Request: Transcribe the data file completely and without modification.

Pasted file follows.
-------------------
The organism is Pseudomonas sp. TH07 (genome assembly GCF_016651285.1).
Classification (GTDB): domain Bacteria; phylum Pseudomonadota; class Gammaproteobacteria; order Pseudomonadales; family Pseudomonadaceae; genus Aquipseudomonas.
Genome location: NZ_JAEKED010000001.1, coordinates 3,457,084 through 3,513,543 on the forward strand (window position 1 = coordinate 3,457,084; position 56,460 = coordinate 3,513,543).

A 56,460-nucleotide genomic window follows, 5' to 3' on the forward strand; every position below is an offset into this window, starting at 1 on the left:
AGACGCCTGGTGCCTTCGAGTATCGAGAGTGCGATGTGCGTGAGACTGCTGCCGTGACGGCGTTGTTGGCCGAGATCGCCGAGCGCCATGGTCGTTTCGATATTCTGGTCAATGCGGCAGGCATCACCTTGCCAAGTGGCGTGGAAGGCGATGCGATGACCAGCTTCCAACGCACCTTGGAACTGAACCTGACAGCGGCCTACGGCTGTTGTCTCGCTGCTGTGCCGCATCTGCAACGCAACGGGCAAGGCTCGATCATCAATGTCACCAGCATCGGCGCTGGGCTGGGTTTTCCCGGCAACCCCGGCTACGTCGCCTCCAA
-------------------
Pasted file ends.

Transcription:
The organism is Pseudomonas sp. TH07 (genome assembly GCF_016651285.1).
Classification (GTDB): domain Bacteria; phylum Pseudomonadota; class Gammaproteobacteria; order Pseudomonadales; family Pseudomonadaceae; genus Aquipseudomonas.
Genome location: NZ_JAEKED010000001.1, coordinates 3,457,084 through 3,513,543 on the forward strand (window position 1 = coordinate 3,457,084; position 56,460 = coordinate 3,513,543).

A 56,460-nucleotide genomic window follows, 5' to 3' on the forward strand; every position below is an offset into this window, starting at 1 on the left:
AGACGCCTGGTGCCTTCGAGTATCGAGAGTGCGATGTGCGTGAGACTGCTGCCGTGACGGCGTTGTTGGCCGAGATCGCCGAGCGCCATGGTCGTTTCGATATTCTGGTCAATGCGGCAGGCATCACCTTGCCAAGTGGCGTGGAAGGCGATGCGATGACCAGCTTCCAACGCACCTTGGAACTGAACCTGACAGCGGCCTACGGCTGTTGTCTCGCTGCTGTGCCGCATCTGCAACGCAACGGGCAAGGCTCGATCATCAATGTCACCAGCATCGGCGCTGGGCTGGGTTTTCCCGGCAACCCCGGCTACGTCGCCTCCAA